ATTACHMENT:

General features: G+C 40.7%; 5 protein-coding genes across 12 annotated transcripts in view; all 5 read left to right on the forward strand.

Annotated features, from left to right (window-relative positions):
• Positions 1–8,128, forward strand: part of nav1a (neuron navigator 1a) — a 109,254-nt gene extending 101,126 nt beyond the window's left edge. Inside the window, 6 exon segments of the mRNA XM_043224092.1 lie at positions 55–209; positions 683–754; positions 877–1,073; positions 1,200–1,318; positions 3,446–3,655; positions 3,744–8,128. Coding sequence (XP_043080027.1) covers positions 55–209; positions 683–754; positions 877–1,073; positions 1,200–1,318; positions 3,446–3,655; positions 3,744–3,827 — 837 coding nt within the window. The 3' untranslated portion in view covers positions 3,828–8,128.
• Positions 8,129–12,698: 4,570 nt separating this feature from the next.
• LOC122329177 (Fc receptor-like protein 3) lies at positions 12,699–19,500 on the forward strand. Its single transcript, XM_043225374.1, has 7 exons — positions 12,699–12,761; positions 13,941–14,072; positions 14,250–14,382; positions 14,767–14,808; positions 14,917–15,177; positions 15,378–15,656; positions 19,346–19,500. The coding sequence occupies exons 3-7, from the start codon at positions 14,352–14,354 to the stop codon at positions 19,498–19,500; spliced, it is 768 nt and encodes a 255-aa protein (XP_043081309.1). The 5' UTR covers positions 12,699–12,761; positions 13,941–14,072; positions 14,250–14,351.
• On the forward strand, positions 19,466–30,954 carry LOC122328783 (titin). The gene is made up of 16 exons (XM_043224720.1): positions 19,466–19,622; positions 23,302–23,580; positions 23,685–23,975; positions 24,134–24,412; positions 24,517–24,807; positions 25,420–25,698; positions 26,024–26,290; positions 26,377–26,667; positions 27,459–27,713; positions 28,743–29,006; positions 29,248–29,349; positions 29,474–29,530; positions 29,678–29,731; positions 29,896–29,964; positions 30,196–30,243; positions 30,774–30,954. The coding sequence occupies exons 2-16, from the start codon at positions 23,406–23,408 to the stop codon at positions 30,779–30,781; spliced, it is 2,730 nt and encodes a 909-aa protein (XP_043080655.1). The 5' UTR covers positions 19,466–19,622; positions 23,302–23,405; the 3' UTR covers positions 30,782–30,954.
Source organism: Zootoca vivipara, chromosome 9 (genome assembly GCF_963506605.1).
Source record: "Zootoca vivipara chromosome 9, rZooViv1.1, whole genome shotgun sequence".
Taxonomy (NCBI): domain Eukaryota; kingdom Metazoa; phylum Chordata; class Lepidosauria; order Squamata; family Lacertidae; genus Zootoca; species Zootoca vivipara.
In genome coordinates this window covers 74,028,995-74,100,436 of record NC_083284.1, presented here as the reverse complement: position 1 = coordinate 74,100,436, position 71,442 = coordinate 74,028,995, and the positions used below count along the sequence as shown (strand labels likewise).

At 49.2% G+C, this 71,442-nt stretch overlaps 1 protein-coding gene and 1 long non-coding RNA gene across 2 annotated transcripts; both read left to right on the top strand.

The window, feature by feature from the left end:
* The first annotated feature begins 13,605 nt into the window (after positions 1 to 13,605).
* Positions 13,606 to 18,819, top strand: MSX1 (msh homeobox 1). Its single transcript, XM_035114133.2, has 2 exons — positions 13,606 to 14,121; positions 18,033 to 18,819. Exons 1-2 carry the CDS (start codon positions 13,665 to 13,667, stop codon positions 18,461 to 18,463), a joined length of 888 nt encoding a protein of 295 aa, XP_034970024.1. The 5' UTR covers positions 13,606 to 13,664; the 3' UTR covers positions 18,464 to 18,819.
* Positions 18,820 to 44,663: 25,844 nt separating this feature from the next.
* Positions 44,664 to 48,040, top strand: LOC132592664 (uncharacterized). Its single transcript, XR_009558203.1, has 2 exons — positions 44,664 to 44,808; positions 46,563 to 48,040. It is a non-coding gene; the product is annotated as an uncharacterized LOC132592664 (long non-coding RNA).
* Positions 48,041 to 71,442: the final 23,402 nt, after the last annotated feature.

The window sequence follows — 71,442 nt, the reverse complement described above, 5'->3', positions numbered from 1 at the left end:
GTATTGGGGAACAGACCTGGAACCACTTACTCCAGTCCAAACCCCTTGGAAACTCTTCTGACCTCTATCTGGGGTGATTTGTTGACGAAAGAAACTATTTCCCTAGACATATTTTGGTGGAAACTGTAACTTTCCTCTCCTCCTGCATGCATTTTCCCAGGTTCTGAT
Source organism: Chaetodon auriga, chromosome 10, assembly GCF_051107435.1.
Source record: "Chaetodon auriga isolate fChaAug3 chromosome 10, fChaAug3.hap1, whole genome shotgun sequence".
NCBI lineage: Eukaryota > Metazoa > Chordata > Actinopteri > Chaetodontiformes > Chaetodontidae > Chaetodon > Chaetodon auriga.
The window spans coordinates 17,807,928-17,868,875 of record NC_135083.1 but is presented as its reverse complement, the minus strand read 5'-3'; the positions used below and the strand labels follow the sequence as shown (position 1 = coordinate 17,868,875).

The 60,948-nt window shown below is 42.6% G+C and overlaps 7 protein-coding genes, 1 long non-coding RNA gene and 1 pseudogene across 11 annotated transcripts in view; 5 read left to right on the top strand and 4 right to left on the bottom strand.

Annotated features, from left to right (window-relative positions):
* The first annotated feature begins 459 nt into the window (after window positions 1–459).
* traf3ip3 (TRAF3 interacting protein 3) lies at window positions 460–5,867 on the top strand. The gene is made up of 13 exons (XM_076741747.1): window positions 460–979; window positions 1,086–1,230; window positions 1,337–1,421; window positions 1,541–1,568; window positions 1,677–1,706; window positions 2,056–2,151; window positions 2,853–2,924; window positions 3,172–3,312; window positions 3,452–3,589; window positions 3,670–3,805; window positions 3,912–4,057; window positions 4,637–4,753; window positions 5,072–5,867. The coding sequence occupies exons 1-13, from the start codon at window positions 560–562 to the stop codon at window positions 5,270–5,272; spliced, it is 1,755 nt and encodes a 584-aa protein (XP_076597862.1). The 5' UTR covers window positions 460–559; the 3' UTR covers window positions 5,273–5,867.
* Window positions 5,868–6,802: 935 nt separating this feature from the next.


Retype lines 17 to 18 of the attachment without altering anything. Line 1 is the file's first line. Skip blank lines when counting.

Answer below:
* Positions 48,041 to 71,442: the final 23,402 nt, after the last annotated feature.

The window sequence follows — 71,442 nt, the reverse complement described above, 5'->3', positions numbered from 1 at the left end: